A few weeks ago, while talking to my therapist, I mentioned my ongoing and haunting hunch that the archetype of the Prophet is mine to live into and fulfill: one who says what must be said, who speaks the truth, who proclaims what others don’t or won’t. (I’ve written before about how I actually think this archetype is
true for all women.) Here’s what he said to me:

“It’s all going to end badly!”

“And what do you-of-all-people know about the stories of the prophets, Ronna?!? Right! They get dragged through excrement and tortured with hot coals and lay naked in the streets and sometimes are even killed! So, if that’s a given, then you may as well say what the hell you have to say, because there’s no happy ending! Get on with it!”

(I love this guy!)

This may sound depressing to you – and I’ll admit, on my worst days, it sounds that way to me, too. But it also offers me profound freedom! If it’s all going to end badly anyway, then it really doesn’t matter. If all my labor and effort and toiling and work will, ultimately, be misunderstood and potentially even maligned, then why not go for it?!?

I suppose I can try to forego this ending, circumvent it somehow – or at least attempt such. I can morph myself into something or someone other than who I am in order to be more acceptable, tame, and market-savvy. I can blog and write and speak about things far less divisive and derisive. I can leave spirituality totally off the table. I can eliminate the word “God” from my vocabulary.

Yep. I could do all of this (and so could you: just change the words so they apply), but then I wouldn’t be doing what I do (nor would you). And that seems even more problematic than a less-than stellar ending.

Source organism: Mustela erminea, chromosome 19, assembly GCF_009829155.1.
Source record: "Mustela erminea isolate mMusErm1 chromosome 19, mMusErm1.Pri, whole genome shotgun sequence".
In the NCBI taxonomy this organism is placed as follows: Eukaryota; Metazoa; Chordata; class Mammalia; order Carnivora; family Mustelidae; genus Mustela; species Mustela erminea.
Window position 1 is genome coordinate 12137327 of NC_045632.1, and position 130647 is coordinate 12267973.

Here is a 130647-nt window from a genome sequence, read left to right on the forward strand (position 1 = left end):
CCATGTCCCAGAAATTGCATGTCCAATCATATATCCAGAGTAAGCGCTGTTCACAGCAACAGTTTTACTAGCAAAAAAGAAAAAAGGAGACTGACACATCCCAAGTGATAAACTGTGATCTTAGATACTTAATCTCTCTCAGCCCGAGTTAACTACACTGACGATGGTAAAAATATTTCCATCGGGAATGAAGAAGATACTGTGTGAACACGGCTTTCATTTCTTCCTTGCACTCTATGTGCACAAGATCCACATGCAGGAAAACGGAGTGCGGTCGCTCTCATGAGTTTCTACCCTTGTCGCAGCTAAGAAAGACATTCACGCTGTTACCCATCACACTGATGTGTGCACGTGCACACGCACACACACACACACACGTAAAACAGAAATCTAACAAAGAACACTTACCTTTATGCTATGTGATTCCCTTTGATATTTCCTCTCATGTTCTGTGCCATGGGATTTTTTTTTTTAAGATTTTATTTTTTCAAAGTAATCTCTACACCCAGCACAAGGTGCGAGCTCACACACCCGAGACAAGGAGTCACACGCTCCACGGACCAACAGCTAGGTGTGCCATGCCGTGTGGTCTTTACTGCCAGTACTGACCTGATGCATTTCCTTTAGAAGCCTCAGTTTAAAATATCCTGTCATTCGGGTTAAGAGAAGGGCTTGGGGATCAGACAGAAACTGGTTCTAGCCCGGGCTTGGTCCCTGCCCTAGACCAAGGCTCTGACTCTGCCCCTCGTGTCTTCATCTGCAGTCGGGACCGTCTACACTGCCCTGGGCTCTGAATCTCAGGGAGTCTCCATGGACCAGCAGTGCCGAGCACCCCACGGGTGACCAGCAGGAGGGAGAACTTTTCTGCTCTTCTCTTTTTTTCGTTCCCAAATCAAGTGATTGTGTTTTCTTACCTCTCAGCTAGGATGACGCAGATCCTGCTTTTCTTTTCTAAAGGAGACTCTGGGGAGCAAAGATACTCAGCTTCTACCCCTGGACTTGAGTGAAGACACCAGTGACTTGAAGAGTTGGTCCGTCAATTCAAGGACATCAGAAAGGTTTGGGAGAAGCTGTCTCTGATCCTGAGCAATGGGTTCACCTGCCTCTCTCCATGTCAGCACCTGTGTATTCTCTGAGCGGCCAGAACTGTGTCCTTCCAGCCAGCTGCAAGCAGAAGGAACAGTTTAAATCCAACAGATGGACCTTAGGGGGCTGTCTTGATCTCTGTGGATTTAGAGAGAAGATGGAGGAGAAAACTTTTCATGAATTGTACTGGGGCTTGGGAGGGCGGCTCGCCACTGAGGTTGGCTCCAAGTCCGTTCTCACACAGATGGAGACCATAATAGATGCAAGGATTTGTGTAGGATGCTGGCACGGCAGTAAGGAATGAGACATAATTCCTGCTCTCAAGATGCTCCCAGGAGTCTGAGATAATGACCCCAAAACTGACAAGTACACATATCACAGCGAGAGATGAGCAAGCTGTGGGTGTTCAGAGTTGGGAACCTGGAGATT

Still too depressing? OK. Here’s some redemption.

As my therapist and I continued to talk he said,

“Seriously, Ronna. Are there any stories of prophets that don’t end badly? I don’t actually know…but you do. Tell me, p-l-e-a-s-e, if there is any other outcome!”

And here is what I said: “Actually, there is one story of a prophet that doesn’t end badly. And interestingly, it’s the story of a woman.” As soon as I spoke those words, the two of us stared at each other and then both, in our own ways, said, “Well, OK then!” and laughed.

Since that conversation I’ve done a bit of homework. There are actually 10 women in the Bible who are named as prophets and nothing bad happens to any of them! So, new approach:

It’s NOT going to end badly!

This creates just as much freedom as its negative counterpart! If no matter what I say or do – in speaking the truth and telling the truth and being committed to the truth – it is not going to result in a horrific or brutal end, then I may as well say and do what I’m here to say and do (and you, as well)!

Here’s the bottom line:

It really doesn’t matter how things are going to end – whether badly or well. What matters is that I stay the course, stay committed to that which I believe (in), stay focused on that know-that-I-know-that-I-know voice within, stay on track, and just stay, period. (You, too.)

And all the while holding this as truth: …whether by conscious choice or circumstantial demand, women inherently and instinctively are prophets. We inherently and instinctively see and know truth – deep in our bones. We don’t want to incur the risk of speaking truth and we must. We don’t want to bear the cost or harm of saying what others don’t want to hear and we can’t not. We’re caught between the proverbial rock and hard place.

Clearly, we are prophets. And we are in good company. 

The ending doesn’t matter one bit. The story we’re telling and living does.

May it be so.